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it's only corny if you don't get the European psychology of naming things, it's label is important to define it as a product.
like bikes sold with differing CC's think how many Hondas the US got with varying CC's from 200 to a 1000 totally lost in Europe. we got only 4 or 5 that sold well because of the bracket they fit into so you could go from 250 to 500 with 10 different models but only the 250 and 500 would sell, give the 250 one name and the 500 another and they had a winner nothing in between was worth it, why would anyone choose a 360cc when one limit was 250 and the next one 500.
if you could ride a 500 you wouldn't ride one and if your limit was 250 you couldn't ride one. been that way for decades once it's in the mindset it sticks even when the licence laws changed.
very few bikes here are outside certain CC's so those that are need a name to distinguish them from all the rest. corny to the outsiders may be it is.
 

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CBR 900RR
if anyone has any stories or experiences to share as to what these are like, i'd love to hear them! i love the style of these and would love to ride one one day, especially the first two years before the facelift. god i love that twin headlight look. price creep is certainly real though, can you believe people have paid 50k for these (though to be fair it is bat, which often has some of the dumbest price results)?!?!
 

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Tanker Clown
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Discussion Starter · #966 · (Edited)
it's only corny if you don't get the European psychology of naming things
No. It’s just corny. Naming a product requires market research if the product is going to be a sales success.

Take the Chevrolet Nova for example. Sales success in US, a flop of epic proportions in South America. Nova meaning “slow” in Spanish.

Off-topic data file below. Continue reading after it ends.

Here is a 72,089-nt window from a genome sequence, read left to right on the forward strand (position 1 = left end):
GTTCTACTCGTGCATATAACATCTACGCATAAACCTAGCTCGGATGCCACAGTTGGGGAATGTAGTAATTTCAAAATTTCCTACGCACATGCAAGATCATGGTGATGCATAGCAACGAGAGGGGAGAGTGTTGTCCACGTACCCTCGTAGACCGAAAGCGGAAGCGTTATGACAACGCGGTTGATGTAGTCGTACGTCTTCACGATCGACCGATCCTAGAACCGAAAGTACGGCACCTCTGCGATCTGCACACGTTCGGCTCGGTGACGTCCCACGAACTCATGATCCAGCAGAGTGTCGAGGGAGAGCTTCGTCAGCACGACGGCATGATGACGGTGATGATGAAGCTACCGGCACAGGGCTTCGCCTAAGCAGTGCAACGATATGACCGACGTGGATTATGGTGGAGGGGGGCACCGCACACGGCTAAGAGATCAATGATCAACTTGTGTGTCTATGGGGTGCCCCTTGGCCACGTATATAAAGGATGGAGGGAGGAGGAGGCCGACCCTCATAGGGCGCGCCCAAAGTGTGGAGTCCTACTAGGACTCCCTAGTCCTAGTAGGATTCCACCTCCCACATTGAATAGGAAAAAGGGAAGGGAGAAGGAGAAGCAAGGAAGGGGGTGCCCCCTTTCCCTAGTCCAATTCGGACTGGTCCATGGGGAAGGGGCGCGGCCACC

Thunder Cat? Thunder Ace? C’mon Yamaha you can do better than that. Seriously, if the name fire blade came from the Japanese word for lightening, where does that leave Thunder?
Everyone knows Thunder follows lightening.
 

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No. It’s just corny. Naming a product requires market research if the product is going to be a sales success.

Take the Chevrolet Nova for example. Sales success in US, a flop of epic proportions in South America. Nova meaning “slow” in Spanish.
Nova also means bright star take your pick. just can't imagine iconic bikes without names, where would Vincent have been without the black shadow, or Triumph without the bonneville. Vincent VT1000 or triumph T130 doesn't have the same ring to it somehow.
 

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Tanker Clown
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Discussion Starter · #968 ·
Bonneville is in reference to the Bonneville Salt Flats is it not? That’s a different story. Much like the Daytona name. Both are references to a famous race course where a victory was achieved or a record set.

Like Ducati naming a bike Paso in homage to Renzo Pasolini, or Triumph with their T120 there is a tangible reference that has meaning.

Choosing a nonsensical name that put the bike in second place to a competitor before it even reaches the buying public….. Not the same thing.
 

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Tanker Clown
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Discussion Starter · #969 ·
if anyone has any stories or experiences to share as to what these are like, i'd love to hear them! i love the style of these and would love to ride one one day, especially the first two years before the facelift. god i love that twin headlight look. price creep is certainly real though, can you believe people have paid 50k for these (though to be fair it is bat, which often has some of the dumbest price results)?!?!
There is one currently for sale in your (our) neck of the woods on Bay Area CL for a modest $2800.

It looks to be complete though clearly been down on one side and has a big dent in the pipe. It’s a 1995 from memory so just before the displacement bump.